Tech company co-founder Brett Hurt sees potential to change the world with platform

Will Clark

Austin entrepreneur and UT alum Brett Hurt has started five different tech companies but said his latest company,, has the greatest potential to change the world.

Tuesday evening in the AT&T Executive Education and Conference Center, the co-founder and CEO discussed how his company will utilize millions of untapped data sets during an Entrepreneurship Live! speaker series.

Most data is stored in what Hurt describes as “silos,” vast information deposits in sometimes unreadable formats. Hurt’s vision is to make fragmented sets of data more widely available on a shared platform, by compiling the data into a single website.   

“This company has the potential to accelerate the cure for cancer, accelerate the cure for climate change, accelerate the cure for poverty,” Hurt said. “Any problem you can imagine usually has a solution that lies in the data. If we do this right it will become the world’s resource for the world’s most important data.”

In July, Hurt launched his startup, which Fast Company magazine described as “the social network for data nerds.” The company gives tools to its users to collaborate and comment on each other’s research and analyze their own data.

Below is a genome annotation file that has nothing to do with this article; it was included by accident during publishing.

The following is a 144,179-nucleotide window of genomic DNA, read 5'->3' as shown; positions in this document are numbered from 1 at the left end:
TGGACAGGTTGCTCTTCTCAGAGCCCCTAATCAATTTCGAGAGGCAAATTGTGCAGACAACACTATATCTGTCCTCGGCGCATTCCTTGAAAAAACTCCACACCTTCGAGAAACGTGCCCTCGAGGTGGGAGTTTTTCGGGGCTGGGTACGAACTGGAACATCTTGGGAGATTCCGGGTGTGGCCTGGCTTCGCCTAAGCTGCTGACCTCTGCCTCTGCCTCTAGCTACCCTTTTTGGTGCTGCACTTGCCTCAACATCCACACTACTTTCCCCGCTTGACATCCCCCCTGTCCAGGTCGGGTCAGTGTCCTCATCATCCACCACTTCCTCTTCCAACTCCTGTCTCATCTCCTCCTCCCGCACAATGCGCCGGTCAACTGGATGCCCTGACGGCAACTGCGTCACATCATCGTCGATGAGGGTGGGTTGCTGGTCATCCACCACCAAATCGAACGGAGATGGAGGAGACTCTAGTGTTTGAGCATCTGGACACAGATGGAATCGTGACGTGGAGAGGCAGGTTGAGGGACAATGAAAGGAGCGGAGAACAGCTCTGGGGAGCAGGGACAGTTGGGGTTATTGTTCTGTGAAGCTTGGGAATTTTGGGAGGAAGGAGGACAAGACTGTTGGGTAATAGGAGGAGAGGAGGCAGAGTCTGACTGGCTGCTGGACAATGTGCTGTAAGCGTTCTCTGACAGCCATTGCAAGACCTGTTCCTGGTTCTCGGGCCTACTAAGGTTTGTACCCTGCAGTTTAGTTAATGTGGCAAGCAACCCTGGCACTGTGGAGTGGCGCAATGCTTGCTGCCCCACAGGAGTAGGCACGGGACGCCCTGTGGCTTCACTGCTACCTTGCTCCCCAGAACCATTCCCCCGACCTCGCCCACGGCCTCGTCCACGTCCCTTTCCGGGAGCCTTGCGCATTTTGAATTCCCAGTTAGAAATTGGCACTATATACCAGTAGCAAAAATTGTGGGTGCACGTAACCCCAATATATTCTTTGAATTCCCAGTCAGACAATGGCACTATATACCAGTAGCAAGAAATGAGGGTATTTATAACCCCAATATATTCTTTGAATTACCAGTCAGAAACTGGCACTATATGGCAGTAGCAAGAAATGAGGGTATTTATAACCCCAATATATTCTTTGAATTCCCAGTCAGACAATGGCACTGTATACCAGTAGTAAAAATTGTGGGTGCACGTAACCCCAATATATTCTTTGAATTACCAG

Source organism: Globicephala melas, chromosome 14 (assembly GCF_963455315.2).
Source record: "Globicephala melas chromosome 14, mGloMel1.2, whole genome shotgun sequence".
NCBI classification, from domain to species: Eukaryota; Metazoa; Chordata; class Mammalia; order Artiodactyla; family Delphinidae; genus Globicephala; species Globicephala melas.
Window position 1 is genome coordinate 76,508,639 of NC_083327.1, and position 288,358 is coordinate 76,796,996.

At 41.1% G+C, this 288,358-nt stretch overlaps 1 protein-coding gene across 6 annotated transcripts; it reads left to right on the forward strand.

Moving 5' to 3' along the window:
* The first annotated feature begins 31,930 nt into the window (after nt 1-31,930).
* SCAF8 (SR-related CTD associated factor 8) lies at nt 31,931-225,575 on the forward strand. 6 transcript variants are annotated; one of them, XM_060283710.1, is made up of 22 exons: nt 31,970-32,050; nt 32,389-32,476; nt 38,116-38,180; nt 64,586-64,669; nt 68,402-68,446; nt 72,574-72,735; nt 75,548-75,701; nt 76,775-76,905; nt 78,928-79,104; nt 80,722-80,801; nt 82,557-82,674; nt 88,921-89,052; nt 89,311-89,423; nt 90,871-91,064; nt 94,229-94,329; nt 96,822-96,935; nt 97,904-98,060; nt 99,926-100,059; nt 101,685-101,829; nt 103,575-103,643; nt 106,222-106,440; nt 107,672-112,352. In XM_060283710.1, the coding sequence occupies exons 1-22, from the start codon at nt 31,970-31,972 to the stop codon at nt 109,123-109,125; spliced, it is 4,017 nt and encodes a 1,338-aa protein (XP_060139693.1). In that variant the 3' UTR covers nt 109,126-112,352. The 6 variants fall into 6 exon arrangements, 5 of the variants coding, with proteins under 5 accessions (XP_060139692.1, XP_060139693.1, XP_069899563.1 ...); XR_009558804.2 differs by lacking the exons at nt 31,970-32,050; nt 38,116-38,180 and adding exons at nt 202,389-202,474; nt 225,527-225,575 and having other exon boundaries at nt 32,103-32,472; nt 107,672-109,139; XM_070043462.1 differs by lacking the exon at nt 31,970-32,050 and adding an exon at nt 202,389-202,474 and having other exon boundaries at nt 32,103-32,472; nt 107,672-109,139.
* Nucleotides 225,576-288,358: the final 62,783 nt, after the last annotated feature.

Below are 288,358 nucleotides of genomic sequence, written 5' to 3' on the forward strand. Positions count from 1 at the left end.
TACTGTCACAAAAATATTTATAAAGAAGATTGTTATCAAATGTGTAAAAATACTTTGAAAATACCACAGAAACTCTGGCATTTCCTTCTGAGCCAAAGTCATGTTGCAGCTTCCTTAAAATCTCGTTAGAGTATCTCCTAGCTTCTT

The speaker series Hurt was invited to is hosted by the Herb-Kelleher Center for Entrepreneurship, Growth, and Renewal and broadcasted by the TEXTalks podcast and focuses on entrepreneurship in the Austin community. 

“Being an entrepreneur, you have to have a tremendous amount of energy,” Hurt said. “There’s a romance at the beginning of entrepreneurship where you can really fall in love with the idea, you can fall in love with your co-founders. That romance is always there to some extent if you truly fell in love with the mission.”

Before the talk, Kurtis White, a software development manager at one of Hurt’s startups Bazaarvoice, said he was excited about what Hurt will do with big data.

“He’s a dynamic leader,” White said. “They’re trying to make it a lot easier to access and to store and for other people to build on top of the data they’ve collected.”

Caleb Rudow, a graduate student at the LBJ School of Public Affairs said a tool like this has the potential to help students. 

“I didn’t get as much of the nitty-gritty open data stuff, but I loved the talk,” Rudow said. “It’s really exciting to find a repository for data because it would have made my life a lot easier.”